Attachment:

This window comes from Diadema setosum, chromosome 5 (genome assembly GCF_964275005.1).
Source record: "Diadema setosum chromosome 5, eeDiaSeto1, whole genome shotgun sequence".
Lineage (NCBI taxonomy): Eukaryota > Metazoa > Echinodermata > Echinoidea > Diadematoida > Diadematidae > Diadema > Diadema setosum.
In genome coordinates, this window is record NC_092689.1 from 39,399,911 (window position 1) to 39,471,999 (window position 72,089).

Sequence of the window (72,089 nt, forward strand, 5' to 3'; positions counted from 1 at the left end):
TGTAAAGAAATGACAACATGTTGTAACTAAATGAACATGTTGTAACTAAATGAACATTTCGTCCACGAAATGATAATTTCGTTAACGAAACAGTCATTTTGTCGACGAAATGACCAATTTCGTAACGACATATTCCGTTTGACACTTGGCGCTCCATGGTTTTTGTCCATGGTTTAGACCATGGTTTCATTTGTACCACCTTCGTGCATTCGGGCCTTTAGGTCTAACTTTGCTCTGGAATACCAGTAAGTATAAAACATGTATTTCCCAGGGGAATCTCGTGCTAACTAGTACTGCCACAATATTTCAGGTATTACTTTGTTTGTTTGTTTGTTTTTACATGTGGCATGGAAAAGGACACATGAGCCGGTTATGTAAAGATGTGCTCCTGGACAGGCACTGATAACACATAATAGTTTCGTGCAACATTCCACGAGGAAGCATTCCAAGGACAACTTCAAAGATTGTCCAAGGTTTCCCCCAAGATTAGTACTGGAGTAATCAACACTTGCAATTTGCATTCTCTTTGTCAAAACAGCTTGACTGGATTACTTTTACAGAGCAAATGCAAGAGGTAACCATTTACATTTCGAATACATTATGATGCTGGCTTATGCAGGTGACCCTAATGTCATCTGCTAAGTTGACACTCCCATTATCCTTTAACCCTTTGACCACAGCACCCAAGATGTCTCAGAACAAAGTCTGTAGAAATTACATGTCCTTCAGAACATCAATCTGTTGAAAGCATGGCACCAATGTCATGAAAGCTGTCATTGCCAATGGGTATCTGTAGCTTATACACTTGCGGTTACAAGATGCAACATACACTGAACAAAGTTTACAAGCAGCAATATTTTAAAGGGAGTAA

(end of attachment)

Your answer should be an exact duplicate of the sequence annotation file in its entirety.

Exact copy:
This window comes from Diadema setosum, chromosome 5 (genome assembly GCF_964275005.1).
Source record: "Diadema setosum chromosome 5, eeDiaSeto1, whole genome shotgun sequence".
Lineage (NCBI taxonomy): Eukaryota > Metazoa > Echinodermata > Echinoidea > Diadematoida > Diadematidae > Diadema > Diadema setosum.
In genome coordinates, this window is record NC_092689.1 from 39,399,911 (window position 1) to 39,471,999 (window position 72,089).

Sequence of the window (72,089 nt, forward strand, 5' to 3'; positions counted from 1 at the left end):
TGTAAAGAAATGACAACATGTTGTAACTAAATGAACATGTTGTAACTAAATGAACATTTCGTCCACGAAATGATAATTTCGTTAACGAAACAGTCATTTTGTCGACGAAATGACCAATTTCGTAACGACATATTCCGTTTGACACTTGGCGCTCCATGGTTTTTGTCCATGGTTTAGACCATGGTTTCATTTGTACCACCTTCGTGCATTCGGGCCTTTAGGTCTAACTTTGCTCTGGAATACCAGTAAGTATAAAACATGTATTTCCCAGGGGAATCTCGTGCTAACTAGTACTGCCACAATATTTCAGGTATTACTTTGTTTGTTTGTTTGTTTTTACATGTGGCATGGAAAAGGACACATGAGCCGGTTATGTAAAGATGTGCTCCTGGACAGGCACTGATAACACATAATAGTTTCGTGCAACATTCCACGAGGAAGCATTCCAAGGACAACTTCAAAGATTGTCCAAGGTTTCCCCCAAGATTAGTACTGGAGTAATCAACACTTGCAATTTGCATTCTCTTTGTCAAAACAGCTTGACTGGATTACTTTTACAGAGCAAATGCAAGAGGTAACCATTTACATTTCGAATACATTATGATGCTGGCTTATGCAGGTGACCCTAATGTCATCTGCTAAGTTGACACTCCCATTATCCTTTAACCCTTTGACCACAGCACCCAAGATGTCTCAGAACAAAGTCTGTAGAAATTACATGTCCTTCAGAACATCAATCTGTTGAAAGCATGGCACCAATGTCATGAAAGCTGTCATTGCCAATGGGTATCTGTAGCTTATACACTTGCGGTTACAAGATGCAACATACACTGAACAAAGTTTACAAGCAGCAATATTTTAAAGGGAGTAA